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Tar Heels talkin’ about accents

Walt Wolfram is an author of “Talkin’  Tar Heel” and an English linguistics professor at N.C. State. Courtesy of Walt Wolfram.

Walt Wolfram is an author of “Talkin’ Tar Heel” and an English linguistics professor at N.C. State. Courtesy of Walt Wolfram.

N.C. State University English linguistics professors Walt Wolfram and Jeffrey Reaser are trying to represent all of North Carolina’s dialect diversity in their new book, “Talkin’ Tar Heel: How Our Voices Tell the Story of North Carolina,” released Monday.

Tonight at Flyleaf Books, Wolfram and Reaser will discuss and read their book — formed from 20 years of research around North Carolina — as well as introduce readers to the multimedia components of the project.

“We do our research by interviewing residents,” Wolfram said. “We record them in a sociolinguistic interview. We have oral history conversations and record their speech. On that basis, we extract data — that then becomes our database, all of which is now on our website.”

Despite the fact that “Talkin’ Tar Heel” is a print book, Reaser said his and Wolfram’s project could potentially change the world of linguistic books. Different sections of the book contain QR codes, enabling readers to scan using their smartphones and access audio or audiovisual elements that further clarify linguistic elements.

“It’s a little bit of a groundbreaking book in linguistics because it’s the first linguistic text to use QR codes to access media, and this is UNC Press’s first book that they’ve put out with QR codes,” Reaser said.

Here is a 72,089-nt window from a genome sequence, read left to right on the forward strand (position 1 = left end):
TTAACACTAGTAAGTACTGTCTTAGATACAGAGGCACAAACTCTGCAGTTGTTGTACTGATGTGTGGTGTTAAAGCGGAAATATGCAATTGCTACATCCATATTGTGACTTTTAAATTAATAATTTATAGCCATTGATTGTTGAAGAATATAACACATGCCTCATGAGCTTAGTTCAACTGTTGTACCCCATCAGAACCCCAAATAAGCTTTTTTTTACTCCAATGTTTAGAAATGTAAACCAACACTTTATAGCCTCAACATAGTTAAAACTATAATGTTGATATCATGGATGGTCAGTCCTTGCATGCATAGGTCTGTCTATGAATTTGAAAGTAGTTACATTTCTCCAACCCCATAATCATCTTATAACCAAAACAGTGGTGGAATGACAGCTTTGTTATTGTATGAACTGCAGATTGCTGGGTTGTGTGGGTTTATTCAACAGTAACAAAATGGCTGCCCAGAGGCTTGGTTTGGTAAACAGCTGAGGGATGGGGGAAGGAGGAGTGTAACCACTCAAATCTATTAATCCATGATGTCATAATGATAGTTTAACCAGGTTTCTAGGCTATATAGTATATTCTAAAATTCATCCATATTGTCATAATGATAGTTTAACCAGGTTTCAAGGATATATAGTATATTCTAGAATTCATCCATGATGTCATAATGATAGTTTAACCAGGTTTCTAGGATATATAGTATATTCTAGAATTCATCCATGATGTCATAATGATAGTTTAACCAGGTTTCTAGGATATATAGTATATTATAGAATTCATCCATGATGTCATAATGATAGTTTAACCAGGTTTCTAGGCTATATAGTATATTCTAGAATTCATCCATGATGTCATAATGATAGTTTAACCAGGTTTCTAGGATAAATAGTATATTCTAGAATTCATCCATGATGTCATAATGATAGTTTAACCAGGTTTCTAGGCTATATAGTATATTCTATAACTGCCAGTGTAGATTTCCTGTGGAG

“So we think that this is something that’s kind of cutting edge in the publishing industry.”

Reaser and Wolfram have been working together on North Carolina dialect linguistics for about 15 years, ever since Reaser was an undergraduate at NC State. As Reaser rose through the ranks as a student and then as a faculty member, both men remained eager to work with each other on the linguistic research in the state.

Past collaborations include the development of the first national dialect awareness program, “Voices of North Carolina: Language and Life from the Atlantic to the Appalachians,” in 2005 and work on the 2005 “Do You Speak American?” documentary series and educational curriculum for PBS. Currently, they are working on another documentary and have funding for a later one.

After more than 3,000 interviews in 26 different places in North Carolina, Wolfram and Reaser’s passion for the subject shows in their catering of the book to readers of all ages — not just linguists, as Flyleaf Books owner Jamie Fiocco said.

“I haven’t seen a book like it before, and I think it’s really interesting to explore the different dialects of our state,” she said.

“As a college town, we have a lot of people who come together from different parts of the state and it’s fun to compare.”

Perhaps most importantly of all, the authors are trying to portray a message of acceptance.

“What I hope is that people will transform their ideas about southern speech and about regional speech so that they’ll come to appreciate them not as an obstacle to overcome, but as a legacy,” Wolfram said.

“This is not just about language, but about culture and accepting who you are.”

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